Similar to sexual assault cases involving public school teachers, the professor's employing college or university may be held financially liable for the sexual assault. Even if this is not the case, professors tend to be well paid professionals who would likely have the assets to pay off the settlement or judgment over time.

Teacher Sexual Abuse from Years Ago

You can still sue or criminally prosecute a teacher even if the sexual assault occurred many years ago. It is often the case that a student is sexually assaulted by their teacher and the crime goes unreported for years. The reasons for this include fear of punishment, fear they will not be believed, and the general fact that many child sexual assault victims suppress their pain until adulthood. In some cases, the school sexual abuse may have occurred decades ago.

While the passing of time does not necessarily prevent a lawsuit or prosecution, it may negatively impact the case. The most typical negative effects include:

1) Witnesses may have died or lost their recollection of important facts of the case;
2) The assailant may have died;
3) A vicariously liable company may have since ceased to exist and thus is unable to be held financially accountable (possibly limiting the victim’s ability to collect money);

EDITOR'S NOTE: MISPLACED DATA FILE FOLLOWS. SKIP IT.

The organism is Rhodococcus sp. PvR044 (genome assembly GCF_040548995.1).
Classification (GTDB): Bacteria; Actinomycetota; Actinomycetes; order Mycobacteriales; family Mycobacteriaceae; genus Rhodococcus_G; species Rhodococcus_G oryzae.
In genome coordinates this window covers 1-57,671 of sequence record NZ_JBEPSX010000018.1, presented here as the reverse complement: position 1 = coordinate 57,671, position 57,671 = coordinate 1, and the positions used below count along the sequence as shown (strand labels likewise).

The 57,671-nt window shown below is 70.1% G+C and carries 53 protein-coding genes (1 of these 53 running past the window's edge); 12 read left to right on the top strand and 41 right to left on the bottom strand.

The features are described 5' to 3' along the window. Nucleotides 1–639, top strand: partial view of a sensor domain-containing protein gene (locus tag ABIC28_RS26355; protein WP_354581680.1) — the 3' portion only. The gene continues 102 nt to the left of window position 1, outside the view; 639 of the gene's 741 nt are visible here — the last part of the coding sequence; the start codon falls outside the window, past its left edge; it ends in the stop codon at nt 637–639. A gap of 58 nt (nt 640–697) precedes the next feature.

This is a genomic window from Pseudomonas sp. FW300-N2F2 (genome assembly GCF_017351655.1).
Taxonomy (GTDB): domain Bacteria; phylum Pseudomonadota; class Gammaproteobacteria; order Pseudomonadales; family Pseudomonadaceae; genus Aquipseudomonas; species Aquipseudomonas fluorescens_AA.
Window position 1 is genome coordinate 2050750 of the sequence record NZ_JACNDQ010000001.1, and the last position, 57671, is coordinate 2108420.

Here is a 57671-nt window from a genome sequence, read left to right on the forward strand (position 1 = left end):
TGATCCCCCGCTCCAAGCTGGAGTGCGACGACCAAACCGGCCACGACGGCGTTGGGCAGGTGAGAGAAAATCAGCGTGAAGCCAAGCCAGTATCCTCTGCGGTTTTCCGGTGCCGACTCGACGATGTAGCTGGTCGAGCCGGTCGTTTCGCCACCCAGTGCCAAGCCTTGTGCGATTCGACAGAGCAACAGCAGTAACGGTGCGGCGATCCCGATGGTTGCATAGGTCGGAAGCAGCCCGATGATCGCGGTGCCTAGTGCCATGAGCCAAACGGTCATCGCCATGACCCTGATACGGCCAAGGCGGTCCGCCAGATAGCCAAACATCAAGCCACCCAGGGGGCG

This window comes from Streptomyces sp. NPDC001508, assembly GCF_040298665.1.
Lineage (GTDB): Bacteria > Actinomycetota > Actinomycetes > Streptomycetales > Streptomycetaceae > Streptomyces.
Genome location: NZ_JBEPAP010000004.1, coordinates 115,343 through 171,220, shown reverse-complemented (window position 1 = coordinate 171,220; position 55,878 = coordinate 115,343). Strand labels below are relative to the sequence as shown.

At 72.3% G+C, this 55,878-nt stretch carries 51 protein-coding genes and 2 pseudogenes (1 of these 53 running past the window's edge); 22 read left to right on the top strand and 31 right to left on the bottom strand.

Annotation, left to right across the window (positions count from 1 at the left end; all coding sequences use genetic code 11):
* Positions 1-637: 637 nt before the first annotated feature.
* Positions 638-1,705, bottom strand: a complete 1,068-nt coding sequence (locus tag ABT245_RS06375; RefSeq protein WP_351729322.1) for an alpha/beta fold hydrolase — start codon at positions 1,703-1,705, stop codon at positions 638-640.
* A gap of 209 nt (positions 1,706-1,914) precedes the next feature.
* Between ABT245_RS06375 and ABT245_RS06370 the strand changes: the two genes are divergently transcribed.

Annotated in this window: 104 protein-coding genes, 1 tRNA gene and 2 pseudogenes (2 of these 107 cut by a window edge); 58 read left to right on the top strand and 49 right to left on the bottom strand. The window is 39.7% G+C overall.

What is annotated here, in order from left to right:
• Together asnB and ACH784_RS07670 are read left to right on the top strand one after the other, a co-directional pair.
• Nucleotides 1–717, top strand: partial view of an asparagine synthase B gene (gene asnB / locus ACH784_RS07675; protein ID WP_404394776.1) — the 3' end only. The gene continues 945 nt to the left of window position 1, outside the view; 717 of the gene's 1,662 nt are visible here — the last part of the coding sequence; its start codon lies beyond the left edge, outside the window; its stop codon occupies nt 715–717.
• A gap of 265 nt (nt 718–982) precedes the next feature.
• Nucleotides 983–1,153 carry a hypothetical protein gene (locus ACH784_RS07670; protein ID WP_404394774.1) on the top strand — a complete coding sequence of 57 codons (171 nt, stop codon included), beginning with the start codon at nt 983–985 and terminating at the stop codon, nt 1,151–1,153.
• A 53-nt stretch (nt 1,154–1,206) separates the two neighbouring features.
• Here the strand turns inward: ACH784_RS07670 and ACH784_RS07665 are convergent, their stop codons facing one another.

4) Other evidence may cease to exist that would have helped the victim’s case.

While all civil litigation is subject to statutory periods that limit the victim’s time to file a claim, there are exceptions that can apply to sexual assault victims in most cases. Courts have ruled that sexual assault victims may be unaware of their loss until long after the abuse has happened. The timeline for the beginning of the lawsuit starts at the point the victim became aware of their losses.

This exception means that it is possible for someone who is sexually assaulted by their teacher to pursue financial compensation as an adult. Victims ought to be aware that their ability to do this will ultimately depend on the facts of the case.

Disclaimer: All information on this page is of a general nature and may not apply to any specific circumstance. It is not to be construed as legal advice or presumed to be completely accurate, or infinitely up to date. If you have questions regarding your case, please contact a local lawyer immediately because there are time limitations on civil claims. Failure to contact a local lawyer immediately could prevent you from making a claim.